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Training for broadcast sports journalists underway

Jul 7, 2015, 10:02 AM | Article By: Alieu Ceesay, SJAG Ass. SG

Sixteen sports journalists drawn from the broadcast media are currently attending a week intensive training at the Gambia Press Union office in Fajara.

The training, organised by the Sports Journalists’ Association of The Gambia (SJAG) with the support of The Gambia Press Union (GPU), was the second training organised by the SJAG in less than six months.

The resource person for the training was Morten Hausborg, a renowned radio sports journalist from Denmark.

Speaking at the opening ceremony, Gibairu Janneh, executive director of The Gambia Press Union, remarked: “This is the second set of training package that is exclusively designed for Sports Journalism. The first was few months back when we exclusively looked at the fundamentalism of sports journalism. This latest training is a follow-up one, which is going to serve a much higher purpose than the previous training.”

At the GPU School of Journalism, capacity building is an ongoing process since journalism requires knowledge, he said.“If you don’t have knowledge about an issue, there is no way that you can inform someone else about that issue and as regards sports journalism it goes beyond just watching the game and commenting on who scored the goal.”

The week-long training, he noted, would give the participants the skills to better carry out their work as sports journalists. “So what we are doing here is to show each other where we have been going wrong in doing our work; where we have been doing well, and where we need improvement.”

Speaking earlier, Musa Sise, acting president of the Sports Journalists’ Association of The Gambia (SJAG), urged and advised the participating sports journalists to learn as much as they could.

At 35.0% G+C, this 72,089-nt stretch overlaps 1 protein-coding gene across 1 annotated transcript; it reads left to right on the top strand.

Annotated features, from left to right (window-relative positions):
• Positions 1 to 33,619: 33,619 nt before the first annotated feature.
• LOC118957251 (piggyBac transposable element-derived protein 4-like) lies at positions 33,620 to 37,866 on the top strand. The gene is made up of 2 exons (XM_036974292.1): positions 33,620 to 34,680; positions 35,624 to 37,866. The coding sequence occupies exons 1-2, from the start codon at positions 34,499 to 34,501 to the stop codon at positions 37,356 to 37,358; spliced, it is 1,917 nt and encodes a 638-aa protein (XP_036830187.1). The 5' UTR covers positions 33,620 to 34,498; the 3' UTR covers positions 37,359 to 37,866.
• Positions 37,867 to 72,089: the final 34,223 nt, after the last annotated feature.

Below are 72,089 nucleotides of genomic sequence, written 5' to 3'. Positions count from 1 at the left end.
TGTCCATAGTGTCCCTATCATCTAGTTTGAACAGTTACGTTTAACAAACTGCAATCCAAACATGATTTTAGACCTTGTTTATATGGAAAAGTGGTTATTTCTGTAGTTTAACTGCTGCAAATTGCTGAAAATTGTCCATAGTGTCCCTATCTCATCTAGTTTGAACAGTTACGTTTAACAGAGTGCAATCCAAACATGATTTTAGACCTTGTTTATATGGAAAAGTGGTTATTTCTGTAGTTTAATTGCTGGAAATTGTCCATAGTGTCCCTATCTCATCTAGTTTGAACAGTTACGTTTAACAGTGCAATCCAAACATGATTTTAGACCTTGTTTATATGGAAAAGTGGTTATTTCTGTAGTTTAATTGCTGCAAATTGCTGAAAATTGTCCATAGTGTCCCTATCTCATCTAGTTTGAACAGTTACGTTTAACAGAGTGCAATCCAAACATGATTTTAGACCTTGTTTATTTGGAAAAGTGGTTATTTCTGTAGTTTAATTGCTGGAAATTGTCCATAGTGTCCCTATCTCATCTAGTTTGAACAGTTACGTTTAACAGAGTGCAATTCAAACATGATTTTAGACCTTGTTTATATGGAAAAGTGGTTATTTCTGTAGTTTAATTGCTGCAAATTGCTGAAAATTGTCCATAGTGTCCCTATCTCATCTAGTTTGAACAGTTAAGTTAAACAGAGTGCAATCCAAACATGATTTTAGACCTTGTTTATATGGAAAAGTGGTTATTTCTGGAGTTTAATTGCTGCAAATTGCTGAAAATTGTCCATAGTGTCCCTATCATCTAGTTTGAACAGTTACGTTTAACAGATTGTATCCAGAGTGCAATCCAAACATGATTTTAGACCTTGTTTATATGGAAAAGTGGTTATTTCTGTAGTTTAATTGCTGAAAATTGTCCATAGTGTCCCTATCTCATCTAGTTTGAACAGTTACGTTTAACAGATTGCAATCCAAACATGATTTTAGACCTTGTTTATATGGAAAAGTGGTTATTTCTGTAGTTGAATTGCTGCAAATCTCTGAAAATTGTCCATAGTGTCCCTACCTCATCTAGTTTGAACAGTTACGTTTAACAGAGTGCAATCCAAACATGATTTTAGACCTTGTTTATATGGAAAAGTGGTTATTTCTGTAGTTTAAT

He commended the GPU for partnering with the SJAG for organizing the second training for its members, while challenging sports journalists to always capitalize on such opportunities to better develop themselves.

According to Sise, the SJAG executive identified broadcast media because it believes “that is where the problem is, since it is where many use to come through in to the media.”

The training, he said, is expected to bring about the needed change in the standard of broadcast journalism in the country, while reassuring that capacity building will continue to top the agenda of the SJAG executive so its members could give a better representation of the profession.

Morten Hausborg, resource person for the training, expressed delight to be in The Gambia and urged the participants to take the training seriously.

“Do not feel nervous because we are here to learn from each other,” he told journalists at the training.

Sang Mendy, trainer at the GPU, also appealed to participants to take the training seriously.